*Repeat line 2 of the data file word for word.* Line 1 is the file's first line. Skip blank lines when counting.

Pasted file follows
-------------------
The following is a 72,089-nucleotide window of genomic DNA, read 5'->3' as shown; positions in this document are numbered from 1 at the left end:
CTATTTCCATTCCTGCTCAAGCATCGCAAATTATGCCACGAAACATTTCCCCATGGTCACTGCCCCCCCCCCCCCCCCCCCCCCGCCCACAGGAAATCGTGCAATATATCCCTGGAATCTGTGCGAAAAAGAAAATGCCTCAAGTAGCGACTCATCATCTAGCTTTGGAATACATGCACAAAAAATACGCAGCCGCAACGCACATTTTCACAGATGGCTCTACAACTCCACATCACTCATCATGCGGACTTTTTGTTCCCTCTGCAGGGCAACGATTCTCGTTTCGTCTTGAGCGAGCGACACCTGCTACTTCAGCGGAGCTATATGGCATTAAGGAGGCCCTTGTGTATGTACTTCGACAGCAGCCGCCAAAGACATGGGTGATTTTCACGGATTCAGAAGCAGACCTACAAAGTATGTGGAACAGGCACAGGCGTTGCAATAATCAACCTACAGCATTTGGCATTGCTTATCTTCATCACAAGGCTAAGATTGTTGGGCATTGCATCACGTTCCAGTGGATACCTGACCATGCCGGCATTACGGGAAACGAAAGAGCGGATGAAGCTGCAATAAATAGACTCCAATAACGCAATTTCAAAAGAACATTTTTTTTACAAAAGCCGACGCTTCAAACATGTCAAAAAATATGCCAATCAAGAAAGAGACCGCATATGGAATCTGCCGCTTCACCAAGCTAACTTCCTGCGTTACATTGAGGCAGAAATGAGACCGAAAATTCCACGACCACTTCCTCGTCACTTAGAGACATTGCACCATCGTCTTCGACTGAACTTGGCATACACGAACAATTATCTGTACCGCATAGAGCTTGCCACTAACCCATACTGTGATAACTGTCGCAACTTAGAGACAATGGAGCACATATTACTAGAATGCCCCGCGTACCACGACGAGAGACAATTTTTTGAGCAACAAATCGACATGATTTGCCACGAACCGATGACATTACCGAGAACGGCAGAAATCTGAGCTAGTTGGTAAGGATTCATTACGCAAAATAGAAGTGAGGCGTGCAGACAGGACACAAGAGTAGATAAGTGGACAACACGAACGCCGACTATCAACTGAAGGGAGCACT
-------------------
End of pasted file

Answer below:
CTATTTCCATTCCTGCTCAAGCATCGCAAATTATGCCACGAAACATTTCCCCATGGTCACTGCCCCCCCCCCCCCCCCCCCCCCGCCCACAGGAAATCGTGCAATATATCCCTGGAATCTGTGCGAAAAAGAAAATGCCTCAAGTAGCGACTCATCATCTAGCTTTGGAATACATGCACAAAAAATACGCAGCCGCAACGCACATTTTCACAGATGGCTCTACAACTCCACATCACTCATCATGCGGACTTTTTGTTCCCTCTGCAGGGCAACGATTCTCGTTTCGTCTTGAGCGAGCGACACCTGCTACTTCAGCGGAGCTATATGGCATTAAGGAGGCCCTTGTGTATGTACTTCGACAGCAGCCGCCAAAGACATGGGTGATTTTCACGGATTCAGAAGCAGACCTACAAAGTATGTGGAACAGGCACAGGCGTTGCAATAATCAACCTACAGCATTTGGCATTGCTTATCTTCATCACAAGGCTAAGATTGTTGGGCATTGCATCACGTTCCAGTGGATACCTGACCATGCCGGCATTACGGGAAACGAAAGAGCGGATGAAGCTGCAATAAATAGACTCCAATAACGCAATTTCAAAAGAACATTTTTTTTACAAAAGCCGACGCTTCAAACATGTCAAAAAATATGCCAATCAAGAAAGAGACCGCATATGGAATCTGCCGCTTCACCAAGCTAACTTCCTGCGTTACATTGAGGCAGAAATGAGACCGAAAATTCCACGACCACTTCCTCGTCACTTAGAGACATTGCACCATCGTCTTCGACTGAACTTGGCATACACGAACAATTATCTGTACCGCATAGAGCTTGCCACTAACCCATACTGTGATAACTGTCGCAACTTAGAGACAATGGAGCACATATTACTAGAATGCCCCGCGTACCACGACGAGAGACAATTTTTTGAGCAACAAATCGACATGATTTGCCACGAACCGATGACATTACCGAGAACGGCAGAAATCTGAGCTAGTTGGTAAGGATTCATTACGCAAAATAGAAGTGAGGCGTGCAGACAGGACACAAGAGTAGATAAGTGGACAACACGAACGCCGACTATCAACTGAAGGGAGCACT